He slung his satchel over the curve of his desk chair, undoing his tie and tossing on top of his smaller trunk. He took off his spectacles and placed them on the nightstand beside his bed. He reached over and turned the gas dial to lower the lamps, his eyes glimmering with the copper veins. He clambered into bed still mostly clothed, slumping facedown on his sheets before rolling onto his side.

After tossing and turning, he fell asleep, a pillow tucked between his legs with his knee hitched up near his elbow.

"Kur digi'sha! Mos vülan bei!"

The blindfold was ripped from his eyes, green and gold light flooding his sight as he gasped. The sounds of water clogged his hearing, and as his vision focused, he noticed his arms and legs had been tied apart.

He lay partially submerged in a pool of clear water, his body stripped of his clothes and leather straps holding his wrists and ankles apart. He tried to struggle, but the wound in his side only hurt worse as the blood mixed with the water.

"Let me go!" he hollered, his voice hoarse as he occasionally coughed out water.

Six shadows circled him, all submerged in the pool as well with their hands outstretched towards the next person. All of them murmured softly, a seventh wading through the pool as he leaned over Frederick's face.

"Release me and I will see to it you are not harmed." Frederick tried to negotiate, hoping they understood Elbanish.

The shadow seemed to not comprehend, and instead gripped Frederick's wound. He screamed, thrashing about and causing the water to churn pink around his side. The figure let go of his wound, taking the remaining blood and tracing designs across Frederick's chest.

"Stop it! Don't do anything to me! Kah'eteh! Kah'eteh!" He shouted, knowing very little of the Ur'Kan language before he felt the effects of anemia start to take over.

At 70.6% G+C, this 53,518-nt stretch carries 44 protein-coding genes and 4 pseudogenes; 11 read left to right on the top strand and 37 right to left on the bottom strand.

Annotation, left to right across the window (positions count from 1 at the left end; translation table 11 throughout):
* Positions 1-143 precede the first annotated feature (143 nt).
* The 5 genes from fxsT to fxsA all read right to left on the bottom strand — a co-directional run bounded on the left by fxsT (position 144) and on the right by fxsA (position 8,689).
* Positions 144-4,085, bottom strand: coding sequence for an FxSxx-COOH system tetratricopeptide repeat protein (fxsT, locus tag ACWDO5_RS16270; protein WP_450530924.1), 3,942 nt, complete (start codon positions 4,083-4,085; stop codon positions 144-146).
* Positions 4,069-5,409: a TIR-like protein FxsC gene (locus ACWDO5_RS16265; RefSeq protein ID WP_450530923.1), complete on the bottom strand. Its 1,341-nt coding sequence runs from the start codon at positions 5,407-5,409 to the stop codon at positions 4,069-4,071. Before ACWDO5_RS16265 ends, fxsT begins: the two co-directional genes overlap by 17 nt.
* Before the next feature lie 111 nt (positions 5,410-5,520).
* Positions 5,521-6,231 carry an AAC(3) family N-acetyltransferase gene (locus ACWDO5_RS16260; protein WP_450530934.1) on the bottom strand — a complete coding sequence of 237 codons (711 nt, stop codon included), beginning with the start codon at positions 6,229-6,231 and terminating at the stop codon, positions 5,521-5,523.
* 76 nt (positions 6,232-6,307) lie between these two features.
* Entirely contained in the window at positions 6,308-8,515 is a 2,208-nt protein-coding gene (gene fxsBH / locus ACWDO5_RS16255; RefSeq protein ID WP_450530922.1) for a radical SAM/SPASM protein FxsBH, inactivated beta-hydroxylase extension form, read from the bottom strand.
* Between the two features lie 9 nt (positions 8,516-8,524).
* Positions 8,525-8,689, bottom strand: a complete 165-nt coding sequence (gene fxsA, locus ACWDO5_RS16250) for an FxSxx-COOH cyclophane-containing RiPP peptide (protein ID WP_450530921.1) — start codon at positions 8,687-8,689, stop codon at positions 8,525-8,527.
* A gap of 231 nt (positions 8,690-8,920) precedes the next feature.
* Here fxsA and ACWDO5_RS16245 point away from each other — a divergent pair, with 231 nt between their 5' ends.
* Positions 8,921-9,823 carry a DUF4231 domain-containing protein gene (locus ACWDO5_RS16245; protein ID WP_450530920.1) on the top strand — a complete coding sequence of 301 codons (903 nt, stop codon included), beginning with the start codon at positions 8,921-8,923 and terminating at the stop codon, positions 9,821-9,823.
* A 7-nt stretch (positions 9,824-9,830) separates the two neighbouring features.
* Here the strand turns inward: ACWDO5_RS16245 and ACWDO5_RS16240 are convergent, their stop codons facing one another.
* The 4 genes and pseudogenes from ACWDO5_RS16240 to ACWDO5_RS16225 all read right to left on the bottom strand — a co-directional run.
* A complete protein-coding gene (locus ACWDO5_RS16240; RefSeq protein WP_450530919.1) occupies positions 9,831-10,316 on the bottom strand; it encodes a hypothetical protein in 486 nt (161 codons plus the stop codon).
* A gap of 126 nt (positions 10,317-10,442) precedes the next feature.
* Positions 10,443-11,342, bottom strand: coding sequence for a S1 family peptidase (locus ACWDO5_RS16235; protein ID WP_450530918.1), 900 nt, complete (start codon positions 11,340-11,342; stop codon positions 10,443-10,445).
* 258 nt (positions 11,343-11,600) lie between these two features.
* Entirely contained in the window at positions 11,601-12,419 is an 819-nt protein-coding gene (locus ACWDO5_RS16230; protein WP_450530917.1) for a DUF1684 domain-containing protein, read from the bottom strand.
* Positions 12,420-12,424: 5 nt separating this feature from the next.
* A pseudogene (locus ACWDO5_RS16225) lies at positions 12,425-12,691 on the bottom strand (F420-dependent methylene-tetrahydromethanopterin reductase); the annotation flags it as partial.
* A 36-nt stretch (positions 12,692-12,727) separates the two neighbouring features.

Despite the ringing in his ears, he could still hear the six chanting, noticing it grew louder and with more fervor. The figure now gripped the back of Frederick's neck, his other hand resting on his chest. Frederick could feel something equally strange begin to surge through his body, as if a stream of warmth was seeping in through the wound in his side.

Without warning, the figure forced his body underwater, holding him down firmly. He began to panic, trying to fight off the hand so he could breath but instead losing oxygen due to the pain and his struggle. Firecrackers went off in his head, sounds and images bungled up in a carousel of confusion as he tried to breathe, but instead began to accept that perhaps this was his death, that he would be sacrificed to their Heathen Lords and never seen again.

He felt his head being brought back to the surface, the colored lights beneath the water turning bright white as he gasped for air.

He jerked awake, his body shaking and covered in sweat as he quickly felt his side. He pulled his hand back, expecting to see blood but instead saw his palm. Two 180-degree arches were in the center, scars from a time he had tried to forget for five years. Now Kelstrin had re-entered his life, without rhyme or reason or even a decent explanation.

He opened up the drawer in his nightstand, hands still quivering as he sat up in bed. Prepping his arm, he inserted the syringe into the second vial, the label reading "Morphium". He tensed for a moment before inserting the syringe, drawing the pump back a little to see blood mix with the drug before injecting it into his system.

He quickly withdrew the needle, undoing the tourniquet rapidly and pressing a clean piece of cotton against the puncture wound. Within seconds, he felt the drugs sink into his flesh, his eyelids becoming heavy. He slumped onto his side, his pupils dilated. Within seconds, blissful, uneventful darkness took his senses.

Outside, in the dark across the street, Kelstrin stood, watching the building like a hawk. He stuffed a hand past the buttons of his shirt, pulling out a large parcel and turning it over in his hands. It was wrapped in brown paper, tied together with simple twine as he pulled out a pencil and scribbled down an address.

He walked to the corner and took a glance down the street before slipping it into a post box. Turning down the street, he tilted down his hat and stuffed his hands in his pockets. With a thunderous moan overhead, storm clouds began to gather over the city.

The End